Microsoft cofounder Paul Allen, Microsoft cofounder, on Dec. 13 announced plans for a new space travel system that would use the largest airplane ever built to launch rockets carrying cargo and eventually humans into space.
"It will keep America at the forefront of space exploration," Allen said.
In a collaboration with aerospace pioneer Burt Rutan, Allen's new company Stratolaunch systems aims to build a massive carrier aircraft that will tote a multi-stage booster rocket built by U.S. company SpaceX.
The aircraft aims to be able to deploy the rocket and send cargo into low-Earth orbit. The first flight could take place in five years.
"The air-launch-to-orbit system will mean lower costs, greater safety, and more flexibility and responsiveness than is possible today with ground-based systems," the company said.
"Stratolaunch's quick turnaround between launches will enable new orbital missions as well as break the logjam of missions queued up for launch facilities and a chance at space."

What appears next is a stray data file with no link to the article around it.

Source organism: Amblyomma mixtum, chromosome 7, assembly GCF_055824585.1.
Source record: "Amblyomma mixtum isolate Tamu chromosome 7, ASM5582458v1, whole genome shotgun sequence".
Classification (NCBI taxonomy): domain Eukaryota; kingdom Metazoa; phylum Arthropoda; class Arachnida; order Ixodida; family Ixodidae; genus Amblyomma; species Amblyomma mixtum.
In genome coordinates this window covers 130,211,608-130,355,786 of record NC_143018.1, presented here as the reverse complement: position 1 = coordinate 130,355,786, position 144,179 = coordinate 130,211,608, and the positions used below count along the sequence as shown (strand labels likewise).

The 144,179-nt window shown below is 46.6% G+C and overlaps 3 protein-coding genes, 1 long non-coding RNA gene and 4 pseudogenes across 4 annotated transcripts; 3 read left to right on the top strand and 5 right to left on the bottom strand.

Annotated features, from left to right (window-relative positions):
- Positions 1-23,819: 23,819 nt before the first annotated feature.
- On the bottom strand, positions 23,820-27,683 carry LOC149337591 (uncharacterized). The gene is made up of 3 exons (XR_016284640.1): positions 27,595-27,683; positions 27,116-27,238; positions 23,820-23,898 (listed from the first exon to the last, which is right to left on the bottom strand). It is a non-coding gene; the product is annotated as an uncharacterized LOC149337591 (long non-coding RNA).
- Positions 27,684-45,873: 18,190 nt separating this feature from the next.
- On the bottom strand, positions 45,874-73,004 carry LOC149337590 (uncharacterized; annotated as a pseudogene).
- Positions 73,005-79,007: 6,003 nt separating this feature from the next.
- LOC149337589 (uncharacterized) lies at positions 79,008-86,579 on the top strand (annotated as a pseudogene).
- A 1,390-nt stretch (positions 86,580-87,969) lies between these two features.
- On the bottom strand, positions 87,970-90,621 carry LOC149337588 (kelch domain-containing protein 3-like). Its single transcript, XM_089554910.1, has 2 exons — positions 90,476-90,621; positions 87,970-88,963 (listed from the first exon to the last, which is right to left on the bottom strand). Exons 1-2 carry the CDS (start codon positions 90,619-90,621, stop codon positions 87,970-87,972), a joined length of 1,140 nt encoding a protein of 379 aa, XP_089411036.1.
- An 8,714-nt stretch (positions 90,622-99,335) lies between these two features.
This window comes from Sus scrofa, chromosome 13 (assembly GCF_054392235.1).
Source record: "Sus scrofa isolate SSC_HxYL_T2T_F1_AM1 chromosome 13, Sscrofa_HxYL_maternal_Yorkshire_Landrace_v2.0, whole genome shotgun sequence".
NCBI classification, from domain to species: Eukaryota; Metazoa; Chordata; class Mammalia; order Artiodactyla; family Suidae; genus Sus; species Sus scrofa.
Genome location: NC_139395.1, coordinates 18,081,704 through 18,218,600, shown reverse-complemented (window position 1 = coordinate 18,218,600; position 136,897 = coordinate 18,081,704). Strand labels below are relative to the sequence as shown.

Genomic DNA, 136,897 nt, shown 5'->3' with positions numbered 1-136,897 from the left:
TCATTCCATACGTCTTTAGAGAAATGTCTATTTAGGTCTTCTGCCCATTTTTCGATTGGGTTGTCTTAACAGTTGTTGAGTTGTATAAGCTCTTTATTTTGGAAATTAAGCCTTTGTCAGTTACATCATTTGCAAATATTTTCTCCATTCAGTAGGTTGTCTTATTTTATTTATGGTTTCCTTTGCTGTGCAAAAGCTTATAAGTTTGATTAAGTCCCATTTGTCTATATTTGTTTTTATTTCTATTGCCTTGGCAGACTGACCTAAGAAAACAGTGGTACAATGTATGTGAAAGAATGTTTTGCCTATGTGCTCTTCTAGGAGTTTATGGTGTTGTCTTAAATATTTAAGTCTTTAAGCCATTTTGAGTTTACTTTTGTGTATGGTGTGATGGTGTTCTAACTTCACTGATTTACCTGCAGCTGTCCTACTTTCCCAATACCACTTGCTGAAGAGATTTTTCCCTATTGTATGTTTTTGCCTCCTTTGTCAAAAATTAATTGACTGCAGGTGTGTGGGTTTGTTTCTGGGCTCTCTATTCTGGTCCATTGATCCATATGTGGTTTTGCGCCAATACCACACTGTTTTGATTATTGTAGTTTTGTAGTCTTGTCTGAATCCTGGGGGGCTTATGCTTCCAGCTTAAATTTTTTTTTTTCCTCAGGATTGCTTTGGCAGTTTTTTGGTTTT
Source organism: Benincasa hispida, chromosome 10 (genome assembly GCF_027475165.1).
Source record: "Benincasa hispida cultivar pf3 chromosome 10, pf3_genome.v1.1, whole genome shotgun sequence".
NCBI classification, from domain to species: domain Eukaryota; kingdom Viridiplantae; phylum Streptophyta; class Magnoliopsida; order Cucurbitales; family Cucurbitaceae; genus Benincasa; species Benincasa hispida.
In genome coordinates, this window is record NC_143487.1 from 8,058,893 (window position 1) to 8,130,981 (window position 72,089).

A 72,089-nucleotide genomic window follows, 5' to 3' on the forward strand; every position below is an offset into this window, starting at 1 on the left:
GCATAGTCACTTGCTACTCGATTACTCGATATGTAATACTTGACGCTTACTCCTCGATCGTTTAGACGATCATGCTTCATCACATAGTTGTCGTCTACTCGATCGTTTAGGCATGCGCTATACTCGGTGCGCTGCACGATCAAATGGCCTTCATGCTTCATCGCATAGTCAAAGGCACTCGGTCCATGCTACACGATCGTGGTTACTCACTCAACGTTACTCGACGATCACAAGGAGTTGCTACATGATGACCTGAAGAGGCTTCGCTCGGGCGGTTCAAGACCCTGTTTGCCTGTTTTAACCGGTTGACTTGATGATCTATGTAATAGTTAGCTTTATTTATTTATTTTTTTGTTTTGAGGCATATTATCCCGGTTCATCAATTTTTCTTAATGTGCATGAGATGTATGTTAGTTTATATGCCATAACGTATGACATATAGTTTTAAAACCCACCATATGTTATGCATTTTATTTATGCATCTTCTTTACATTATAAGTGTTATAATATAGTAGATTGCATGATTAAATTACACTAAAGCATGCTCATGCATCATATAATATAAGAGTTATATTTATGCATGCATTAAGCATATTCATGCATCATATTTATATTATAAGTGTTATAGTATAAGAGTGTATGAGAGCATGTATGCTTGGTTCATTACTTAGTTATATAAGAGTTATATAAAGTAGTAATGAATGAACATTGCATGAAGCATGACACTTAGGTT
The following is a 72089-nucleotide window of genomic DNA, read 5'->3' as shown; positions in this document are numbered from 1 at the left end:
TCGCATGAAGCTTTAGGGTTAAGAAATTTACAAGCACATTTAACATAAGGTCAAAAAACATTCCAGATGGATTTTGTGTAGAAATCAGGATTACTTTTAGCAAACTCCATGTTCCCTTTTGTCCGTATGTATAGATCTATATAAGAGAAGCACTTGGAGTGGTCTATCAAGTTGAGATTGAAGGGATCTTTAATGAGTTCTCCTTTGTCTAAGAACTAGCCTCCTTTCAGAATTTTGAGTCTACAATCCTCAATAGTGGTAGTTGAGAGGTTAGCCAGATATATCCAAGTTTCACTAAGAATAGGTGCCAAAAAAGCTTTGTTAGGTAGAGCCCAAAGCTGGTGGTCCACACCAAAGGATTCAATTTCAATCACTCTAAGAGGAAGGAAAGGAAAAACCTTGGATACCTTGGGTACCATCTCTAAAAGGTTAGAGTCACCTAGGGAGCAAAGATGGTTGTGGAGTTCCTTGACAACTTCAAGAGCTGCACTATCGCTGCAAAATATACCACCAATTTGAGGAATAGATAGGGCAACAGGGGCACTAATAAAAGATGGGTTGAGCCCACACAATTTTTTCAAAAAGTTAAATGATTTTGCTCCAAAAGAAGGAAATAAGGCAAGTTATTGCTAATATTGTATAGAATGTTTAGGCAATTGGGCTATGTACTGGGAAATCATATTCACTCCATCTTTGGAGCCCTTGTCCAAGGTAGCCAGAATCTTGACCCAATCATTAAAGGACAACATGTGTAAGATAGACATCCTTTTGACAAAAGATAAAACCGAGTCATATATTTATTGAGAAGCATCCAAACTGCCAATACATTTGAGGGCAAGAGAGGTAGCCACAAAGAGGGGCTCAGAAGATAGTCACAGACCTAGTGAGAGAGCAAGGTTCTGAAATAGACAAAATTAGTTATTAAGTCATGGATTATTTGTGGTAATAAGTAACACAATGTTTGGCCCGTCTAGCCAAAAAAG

The aircraft is planned to "use six 747 engines, have a gross weight of more than 1.2 million pounds and a wingspan of more than 380 feet," the company said. "Systems onboard the launch aircraft will conduct the countdown and firing of the booster and will monitor the health of the orbital payload."
Allen and Rutan's project, SpaceShipOne, was the first commercial craft to complete a suborbital flight in 2004, and was followed by Virgin Galactic's commercial suborbital SpaceShipTwo Program.
Former NASA administrator Mike Griffin, who is on the board of the Alabama-based Stratolaunch, said the project furthers the goal of making space travel a common endeavor. "We believe this technology has the potential to someday make spaceflight routine by removing many of the constraints associated with ground launched rockets," Griffin said.
"Our system will also provide the flexibility to launch from a large variety of locations."
Copyright Agence France-Presse, 2011